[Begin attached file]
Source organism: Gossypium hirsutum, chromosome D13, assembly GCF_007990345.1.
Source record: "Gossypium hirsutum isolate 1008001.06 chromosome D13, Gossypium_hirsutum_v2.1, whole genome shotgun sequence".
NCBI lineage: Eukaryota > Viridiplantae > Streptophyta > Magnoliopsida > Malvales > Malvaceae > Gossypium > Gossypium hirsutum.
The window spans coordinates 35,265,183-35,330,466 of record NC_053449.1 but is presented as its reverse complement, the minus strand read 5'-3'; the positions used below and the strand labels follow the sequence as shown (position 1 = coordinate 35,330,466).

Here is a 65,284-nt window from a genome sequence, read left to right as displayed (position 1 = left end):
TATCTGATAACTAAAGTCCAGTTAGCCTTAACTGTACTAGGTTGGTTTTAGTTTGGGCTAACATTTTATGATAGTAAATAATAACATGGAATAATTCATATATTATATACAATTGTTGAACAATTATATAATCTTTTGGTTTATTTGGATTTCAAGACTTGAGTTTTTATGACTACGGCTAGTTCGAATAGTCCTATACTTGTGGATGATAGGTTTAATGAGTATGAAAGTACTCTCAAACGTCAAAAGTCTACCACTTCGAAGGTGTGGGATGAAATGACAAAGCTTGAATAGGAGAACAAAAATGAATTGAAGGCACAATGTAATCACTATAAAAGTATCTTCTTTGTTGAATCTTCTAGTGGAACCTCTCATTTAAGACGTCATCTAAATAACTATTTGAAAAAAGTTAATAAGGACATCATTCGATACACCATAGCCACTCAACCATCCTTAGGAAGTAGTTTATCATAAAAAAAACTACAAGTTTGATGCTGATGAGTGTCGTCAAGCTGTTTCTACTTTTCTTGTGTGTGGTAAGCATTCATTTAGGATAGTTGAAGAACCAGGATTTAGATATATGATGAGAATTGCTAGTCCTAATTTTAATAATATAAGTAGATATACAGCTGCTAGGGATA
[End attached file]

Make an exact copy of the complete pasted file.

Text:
Source organism: Gossypium hirsutum, chromosome D13, assembly GCF_007990345.1.
Source record: "Gossypium hirsutum isolate 1008001.06 chromosome D13, Gossypium_hirsutum_v2.1, whole genome shotgun sequence".
NCBI lineage: Eukaryota > Viridiplantae > Streptophyta > Magnoliopsida > Malvales > Malvaceae > Gossypium > Gossypium hirsutum.
The window spans coordinates 35,265,183-35,330,466 of record NC_053449.1 but is presented as its reverse complement, the minus strand read 5'-3'; the positions used below and the strand labels follow the sequence as shown (position 1 = coordinate 35,330,466).

Here is a 65,284-nt window from a genome sequence, read left to right as displayed (position 1 = left end):
TATCTGATAACTAAAGTCCAGTTAGCCTTAACTGTACTAGGTTGGTTTTAGTTTGGGCTAACATTTTATGATAGTAAATAATAACATGGAATAATTCATATATTATATACAATTGTTGAACAATTATATAATCTTTTGGTTTATTTGGATTTCAAGACTTGAGTTTTTATGACTACGGCTAGTTCGAATAGTCCTATACTTGTGGATGATAGGTTTAATGAGTATGAAAGTACTCTCAAACGTCAAAAGTCTACCACTTCGAAGGTGTGGGATGAAATGACAAAGCTTGAATAGGAGAACAAAAATGAATTGAAGGCACAATGTAATCACTATAAAAGTATCTTCTTTGTTGAATCTTCTAGTGGAACCTCTCATTTAAGACGTCATCTAAATAACTATTTGAAAAAAGTTAATAAGGACATCATTCGATACACCATAGCCACTCAACCATCCTTAGGAAGTAGTTTATCATAAAAAAAACTACAAGTTTGATGCTGATGAGTGTCGTCAAGCTGTTTCTACTTTTCTTGTGTGTGGTAAGCATTCATTTAGGATAGTTGAAGAACCAGGATTTAGATATATGATGAGAATTGCTAGTCCTAATTTTAATAATATAAGTAGATATACAGCTGCTAGGGATA